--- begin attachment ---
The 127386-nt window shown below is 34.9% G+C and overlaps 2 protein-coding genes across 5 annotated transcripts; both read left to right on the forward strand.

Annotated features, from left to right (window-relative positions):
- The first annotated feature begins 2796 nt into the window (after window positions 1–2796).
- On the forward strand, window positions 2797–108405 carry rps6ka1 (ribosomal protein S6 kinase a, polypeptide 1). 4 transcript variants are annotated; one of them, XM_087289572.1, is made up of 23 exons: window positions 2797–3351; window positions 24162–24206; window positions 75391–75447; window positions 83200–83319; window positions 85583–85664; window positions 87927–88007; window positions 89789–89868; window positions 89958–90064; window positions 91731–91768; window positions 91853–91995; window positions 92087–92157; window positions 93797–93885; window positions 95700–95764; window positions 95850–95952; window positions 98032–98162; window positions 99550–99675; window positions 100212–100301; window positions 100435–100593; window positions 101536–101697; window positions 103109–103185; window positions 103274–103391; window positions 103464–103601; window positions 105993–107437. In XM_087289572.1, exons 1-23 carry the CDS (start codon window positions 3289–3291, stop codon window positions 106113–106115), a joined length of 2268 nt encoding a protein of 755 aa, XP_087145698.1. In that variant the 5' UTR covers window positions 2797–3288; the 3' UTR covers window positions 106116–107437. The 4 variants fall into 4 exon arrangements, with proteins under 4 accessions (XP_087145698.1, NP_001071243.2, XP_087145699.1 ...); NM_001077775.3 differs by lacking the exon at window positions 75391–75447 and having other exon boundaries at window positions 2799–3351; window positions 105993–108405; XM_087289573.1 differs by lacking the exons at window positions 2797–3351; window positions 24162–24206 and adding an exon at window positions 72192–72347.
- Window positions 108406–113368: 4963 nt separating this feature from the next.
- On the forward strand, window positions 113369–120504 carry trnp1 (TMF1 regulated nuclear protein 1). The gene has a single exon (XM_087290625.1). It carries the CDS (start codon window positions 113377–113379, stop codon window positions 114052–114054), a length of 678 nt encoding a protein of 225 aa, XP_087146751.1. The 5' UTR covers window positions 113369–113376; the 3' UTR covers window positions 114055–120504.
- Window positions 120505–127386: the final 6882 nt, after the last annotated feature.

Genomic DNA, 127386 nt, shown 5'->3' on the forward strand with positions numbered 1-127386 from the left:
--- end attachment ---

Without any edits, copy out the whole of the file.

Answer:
The 127386-nt window shown below is 34.9% G+C and overlaps 2 protein-coding genes across 5 annotated transcripts; both read left to right on the forward strand.

Annotated features, from left to right (window-relative positions):
- The first annotated feature begins 2796 nt into the window (after window positions 1–2796).
- On the forward strand, window positions 2797–108405 carry rps6ka1 (ribosomal protein S6 kinase a, polypeptide 1). 4 transcript variants are annotated; one of them, XM_087289572.1, is made up of 23 exons: window positions 2797–3351; window positions 24162–24206; window positions 75391–75447; window positions 83200–83319; window positions 85583–85664; window positions 87927–88007; window positions 89789–89868; window positions 89958–90064; window positions 91731–91768; window positions 91853–91995; window positions 92087–92157; window positions 93797–93885; window positions 95700–95764; window positions 95850–95952; window positions 98032–98162; window positions 99550–99675; window positions 100212–100301; window positions 100435–100593; window positions 101536–101697; window positions 103109–103185; window positions 103274–103391; window positions 103464–103601; window positions 105993–107437. In XM_087289572.1, exons 1-23 carry the CDS (start codon window positions 3289–3291, stop codon window positions 106113–106115), a joined length of 2268 nt encoding a protein of 755 aa, XP_087145698.1. In that variant the 5' UTR covers window positions 2797–3288; the 3' UTR covers window positions 106116–107437. The 4 variants fall into 4 exon arrangements, with proteins under 4 accessions (XP_087145698.1, NP_001071243.2, XP_087145699.1 ...); NM_001077775.3 differs by lacking the exon at window positions 75391–75447 and having other exon boundaries at window positions 2799–3351; window positions 105993–108405; XM_087289573.1 differs by lacking the exons at window positions 2797–3351; window positions 24162–24206 and adding an exon at window positions 72192–72347.
- Window positions 108406–113368: 4963 nt separating this feature from the next.
- On the forward strand, window positions 113369–120504 carry trnp1 (TMF1 regulated nuclear protein 1). The gene has a single exon (XM_087290625.1). It carries the CDS (start codon window positions 113377–113379, stop codon window positions 114052–114054), a length of 678 nt encoding a protein of 225 aa, XP_087146751.1. The 5' UTR covers window positions 113369–113376; the 3' UTR covers window positions 114055–120504.
- Window positions 120505–127386: the final 6882 nt, after the last annotated feature.

Genomic DNA, 127386 nt, shown 5'->3' on the forward strand with positions numbered 1-127386 from the left: